Although the challenge of developing Israel’s peripheries is daunting, Bielski suggests to “look at what we’ve done in the past 57 years” and gain encouragement for the future.
There’s a New Deputy in Town
Competition for postings to Los Angeles is fierce within the Israeli Foreign Ministry, and two young diplomats who made the grade, Yaron Gamburg and Gilad Millo, have joined the staff of the consulate general here.
Gamburg, 34, has taken over the post of deputy consul general, the No. 2 man after Ehud Danoch, and is concentrating on political and security issues, as well as relations with the Latino, Korean, Russian, Israeli and Persian communities.
Born in the Ukrainian city of Zhitomir, the hometown of the great Hebrew poet Hayyim Nahman Bialik and 60 percent Jewish before the Holocaust, Gamburg made aliyah to Israel at age 18.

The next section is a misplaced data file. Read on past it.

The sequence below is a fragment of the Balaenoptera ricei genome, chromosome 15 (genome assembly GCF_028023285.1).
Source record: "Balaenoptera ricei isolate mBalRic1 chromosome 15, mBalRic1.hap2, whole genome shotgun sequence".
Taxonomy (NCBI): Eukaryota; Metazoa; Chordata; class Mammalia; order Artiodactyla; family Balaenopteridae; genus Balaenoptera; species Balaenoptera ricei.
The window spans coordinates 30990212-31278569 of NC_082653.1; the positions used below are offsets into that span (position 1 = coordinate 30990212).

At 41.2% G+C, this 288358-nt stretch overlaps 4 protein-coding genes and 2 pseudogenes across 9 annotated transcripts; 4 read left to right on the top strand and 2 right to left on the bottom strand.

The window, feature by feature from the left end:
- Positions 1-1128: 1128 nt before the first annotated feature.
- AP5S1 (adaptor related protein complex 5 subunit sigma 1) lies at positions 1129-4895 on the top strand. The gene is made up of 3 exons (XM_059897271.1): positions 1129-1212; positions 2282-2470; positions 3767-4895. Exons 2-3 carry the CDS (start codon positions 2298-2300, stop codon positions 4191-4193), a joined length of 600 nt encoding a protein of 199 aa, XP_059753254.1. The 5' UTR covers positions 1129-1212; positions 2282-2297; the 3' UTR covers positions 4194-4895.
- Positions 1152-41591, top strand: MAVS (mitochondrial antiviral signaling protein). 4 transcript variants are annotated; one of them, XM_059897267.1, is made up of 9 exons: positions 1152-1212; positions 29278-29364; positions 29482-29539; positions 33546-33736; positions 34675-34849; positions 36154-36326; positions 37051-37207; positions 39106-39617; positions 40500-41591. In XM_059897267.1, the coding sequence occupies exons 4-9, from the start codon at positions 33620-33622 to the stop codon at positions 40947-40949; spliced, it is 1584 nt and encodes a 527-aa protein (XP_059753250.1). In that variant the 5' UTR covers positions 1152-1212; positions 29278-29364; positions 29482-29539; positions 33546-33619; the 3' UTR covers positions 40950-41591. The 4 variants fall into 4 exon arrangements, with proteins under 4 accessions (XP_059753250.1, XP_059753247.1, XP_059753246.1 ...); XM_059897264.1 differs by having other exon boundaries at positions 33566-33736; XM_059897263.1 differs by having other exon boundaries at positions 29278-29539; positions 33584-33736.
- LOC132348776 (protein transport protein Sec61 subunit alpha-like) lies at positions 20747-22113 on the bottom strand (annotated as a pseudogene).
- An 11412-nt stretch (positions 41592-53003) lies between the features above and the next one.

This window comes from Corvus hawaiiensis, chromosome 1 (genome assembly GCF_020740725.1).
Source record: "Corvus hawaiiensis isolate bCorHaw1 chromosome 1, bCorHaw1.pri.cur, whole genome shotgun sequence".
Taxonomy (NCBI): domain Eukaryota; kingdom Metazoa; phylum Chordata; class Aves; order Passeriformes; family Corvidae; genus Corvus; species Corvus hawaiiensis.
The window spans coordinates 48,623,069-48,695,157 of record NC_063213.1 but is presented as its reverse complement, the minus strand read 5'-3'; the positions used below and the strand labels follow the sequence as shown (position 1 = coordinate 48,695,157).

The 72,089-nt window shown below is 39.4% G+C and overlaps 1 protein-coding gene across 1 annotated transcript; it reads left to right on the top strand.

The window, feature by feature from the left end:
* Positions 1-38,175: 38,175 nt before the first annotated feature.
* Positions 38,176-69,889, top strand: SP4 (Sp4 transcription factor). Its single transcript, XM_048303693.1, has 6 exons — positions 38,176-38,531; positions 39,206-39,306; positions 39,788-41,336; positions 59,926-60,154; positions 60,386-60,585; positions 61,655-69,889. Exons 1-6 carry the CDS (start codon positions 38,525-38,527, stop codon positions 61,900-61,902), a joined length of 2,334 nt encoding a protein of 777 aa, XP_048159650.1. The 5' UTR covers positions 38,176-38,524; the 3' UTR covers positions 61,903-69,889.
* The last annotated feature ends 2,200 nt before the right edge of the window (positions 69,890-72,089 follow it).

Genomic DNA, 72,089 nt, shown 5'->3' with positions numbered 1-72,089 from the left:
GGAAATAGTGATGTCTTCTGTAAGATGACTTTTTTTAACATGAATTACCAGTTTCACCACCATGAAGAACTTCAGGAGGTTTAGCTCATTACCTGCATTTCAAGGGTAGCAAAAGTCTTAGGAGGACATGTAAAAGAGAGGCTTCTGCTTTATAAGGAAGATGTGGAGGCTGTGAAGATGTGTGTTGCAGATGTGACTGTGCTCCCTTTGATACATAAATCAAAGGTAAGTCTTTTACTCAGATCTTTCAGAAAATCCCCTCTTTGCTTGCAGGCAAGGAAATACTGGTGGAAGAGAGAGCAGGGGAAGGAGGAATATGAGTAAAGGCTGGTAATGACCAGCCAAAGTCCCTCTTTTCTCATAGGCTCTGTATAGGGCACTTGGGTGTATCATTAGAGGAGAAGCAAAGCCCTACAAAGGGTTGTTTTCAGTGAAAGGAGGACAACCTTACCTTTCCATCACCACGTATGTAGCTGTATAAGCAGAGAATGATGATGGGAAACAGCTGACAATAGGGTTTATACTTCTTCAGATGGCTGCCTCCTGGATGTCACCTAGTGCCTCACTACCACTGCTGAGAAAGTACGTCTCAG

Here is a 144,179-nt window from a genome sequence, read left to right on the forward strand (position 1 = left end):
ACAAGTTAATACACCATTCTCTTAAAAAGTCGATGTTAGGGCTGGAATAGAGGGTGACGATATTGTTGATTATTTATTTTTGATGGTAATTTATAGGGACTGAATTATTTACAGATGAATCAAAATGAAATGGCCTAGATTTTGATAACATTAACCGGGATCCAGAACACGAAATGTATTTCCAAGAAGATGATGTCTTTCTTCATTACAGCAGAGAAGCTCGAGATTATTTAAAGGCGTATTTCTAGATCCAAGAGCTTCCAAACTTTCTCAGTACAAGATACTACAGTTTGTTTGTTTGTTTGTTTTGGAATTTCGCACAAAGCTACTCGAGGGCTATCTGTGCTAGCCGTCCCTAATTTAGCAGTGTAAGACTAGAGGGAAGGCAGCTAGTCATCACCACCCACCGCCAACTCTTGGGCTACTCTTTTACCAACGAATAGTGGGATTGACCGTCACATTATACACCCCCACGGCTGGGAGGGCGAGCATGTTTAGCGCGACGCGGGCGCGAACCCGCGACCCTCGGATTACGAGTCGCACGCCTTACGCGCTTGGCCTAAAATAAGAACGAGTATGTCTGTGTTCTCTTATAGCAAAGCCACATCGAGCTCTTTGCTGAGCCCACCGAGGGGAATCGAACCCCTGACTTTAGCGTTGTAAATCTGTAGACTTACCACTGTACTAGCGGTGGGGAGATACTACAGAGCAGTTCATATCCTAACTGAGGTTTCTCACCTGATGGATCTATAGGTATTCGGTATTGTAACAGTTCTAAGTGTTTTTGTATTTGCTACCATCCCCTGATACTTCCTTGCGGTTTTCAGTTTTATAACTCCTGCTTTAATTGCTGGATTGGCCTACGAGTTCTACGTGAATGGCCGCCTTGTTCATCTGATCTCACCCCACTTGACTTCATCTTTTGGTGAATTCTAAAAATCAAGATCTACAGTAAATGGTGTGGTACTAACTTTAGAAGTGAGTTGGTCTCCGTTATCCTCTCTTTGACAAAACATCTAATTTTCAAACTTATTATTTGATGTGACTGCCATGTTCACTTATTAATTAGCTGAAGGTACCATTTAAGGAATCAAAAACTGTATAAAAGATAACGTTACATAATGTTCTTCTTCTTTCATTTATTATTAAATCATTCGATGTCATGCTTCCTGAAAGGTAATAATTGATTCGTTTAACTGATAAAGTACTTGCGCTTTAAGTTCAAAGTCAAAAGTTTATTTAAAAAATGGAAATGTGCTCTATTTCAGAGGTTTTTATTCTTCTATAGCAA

After earning a master’s degree in political science at the Hebrew University, Gamburg worked on immigrant absorption before joining the Foreign Ministry.
His first major assignment was a three-year stint as spokesman for the Israeli Embassy in Moscow, followed, for the last two years, as director of the Foreign Ministry’s cadet course, a kind of basic training for future diplomats.
Reflecting the attractiveness of the career diplomatic service, some 2,500 Israelis apply for jobs each year, of whom only some 20 are accepted, Gamburg said.